upstate,NY
    how about 17teeth?
    too much? anyone has it?
    #5
  6. Kbetts

    Kbetts Long timer

    Joined:
    May 25, 2005
    Oddometer:
    1,259
    Location:
    Location, Location
    I didn't put the locking plate back on with the prevailing torq nut....

    I thought the whole idea was not to need a locking plate for field swaping the CS.....

    Do I need to take the PT nut back off and stick the locking plate behind it and bend it over?

    Keith
    #6
  7. colomtnbiker

    colomtnbiker wimpy old guy

    Joined:
    Jan 19, 2006
    Oddometer:
    539
    Location:
    mountains of western Colorado
    The locking plate is not needed with the prevailing nut. That's the joy, just use a crescent wrench or something similar and you don't have to go through so many steps to change sprockets. I can change sprockets (13 tooth) on two bikes ( mine & my wife's) in about 30 minutes when we are going offroading. The prevailing nut is awesome.
    #7
  8. klm4755

    klm4755 Been here awhile

    Joined:
    Jun 19, 2006
    Oddometer:
    577
    The lock washer was just added for additional security. You know, I dress with a belt and suspenders.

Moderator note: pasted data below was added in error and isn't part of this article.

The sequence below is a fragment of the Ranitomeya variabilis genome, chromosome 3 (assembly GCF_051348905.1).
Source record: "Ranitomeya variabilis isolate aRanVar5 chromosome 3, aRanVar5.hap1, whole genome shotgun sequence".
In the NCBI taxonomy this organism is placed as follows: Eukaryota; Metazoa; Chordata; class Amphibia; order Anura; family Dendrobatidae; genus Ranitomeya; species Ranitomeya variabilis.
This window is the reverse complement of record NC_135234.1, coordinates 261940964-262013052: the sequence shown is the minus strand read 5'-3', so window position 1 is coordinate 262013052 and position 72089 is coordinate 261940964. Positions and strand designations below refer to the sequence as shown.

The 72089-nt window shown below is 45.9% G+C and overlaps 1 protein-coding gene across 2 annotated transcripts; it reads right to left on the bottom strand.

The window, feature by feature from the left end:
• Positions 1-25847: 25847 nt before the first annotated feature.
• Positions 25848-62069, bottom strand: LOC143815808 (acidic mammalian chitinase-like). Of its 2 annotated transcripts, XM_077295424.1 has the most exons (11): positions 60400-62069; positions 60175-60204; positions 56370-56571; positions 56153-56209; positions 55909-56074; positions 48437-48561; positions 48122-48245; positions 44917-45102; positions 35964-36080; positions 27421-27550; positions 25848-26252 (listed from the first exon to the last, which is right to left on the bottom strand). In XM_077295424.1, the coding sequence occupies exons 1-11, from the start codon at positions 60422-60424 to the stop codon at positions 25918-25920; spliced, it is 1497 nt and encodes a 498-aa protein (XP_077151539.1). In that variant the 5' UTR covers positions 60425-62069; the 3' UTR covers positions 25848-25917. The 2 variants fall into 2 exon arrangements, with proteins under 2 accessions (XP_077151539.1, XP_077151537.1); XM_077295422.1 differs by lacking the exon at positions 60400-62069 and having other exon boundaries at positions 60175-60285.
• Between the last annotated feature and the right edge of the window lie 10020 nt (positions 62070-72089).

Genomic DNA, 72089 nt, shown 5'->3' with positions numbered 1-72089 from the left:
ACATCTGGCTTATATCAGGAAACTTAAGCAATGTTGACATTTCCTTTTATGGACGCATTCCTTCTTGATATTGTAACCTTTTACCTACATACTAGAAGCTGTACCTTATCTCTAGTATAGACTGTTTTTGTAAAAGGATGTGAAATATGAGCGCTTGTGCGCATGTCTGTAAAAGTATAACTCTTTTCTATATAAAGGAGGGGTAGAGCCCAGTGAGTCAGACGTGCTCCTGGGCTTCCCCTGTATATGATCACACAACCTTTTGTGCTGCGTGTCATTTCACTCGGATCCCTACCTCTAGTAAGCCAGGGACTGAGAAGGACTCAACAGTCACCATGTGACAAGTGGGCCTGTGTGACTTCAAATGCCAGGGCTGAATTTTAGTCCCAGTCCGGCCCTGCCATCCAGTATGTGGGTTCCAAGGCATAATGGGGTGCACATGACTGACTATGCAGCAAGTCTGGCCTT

Keithm
    #8
  9. East Coast

    East Coast East Coast

    Joined:
    Feb 18, 2007
    Oddometer:
    144
    Location:
    PEI, Canada
    Just tried to do the gear swap this evening - "prior to reading this article", and was not sucessfull due to inability to get the nut off. I'll try your method. Did you make any changes to your chain tension?

    Thanks. Jt
    #9
  10. klm4755

    klm4755 Been here awhile

    Joined:
    Jun 19, 2006
    Oddometer:
    577
    Yes, the rear axle was moved forward just a tad to compensate for the slightly larger drive sprocket. No new chain needed though. Still very happy with the extra tooth.
    Keithm
    #10
  11. East Coast

    East Coast East Coast

    Joined:
    Feb 18, 2007
    Oddometer:
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    PEI, Canada
    Why did you remove the rear axle. Did you just loosen it to move it forward?
    #11
  12. klm4755

    klm4755 Been here awhile

    Joined:
    Jun 19, 2006
    Oddometer:
    577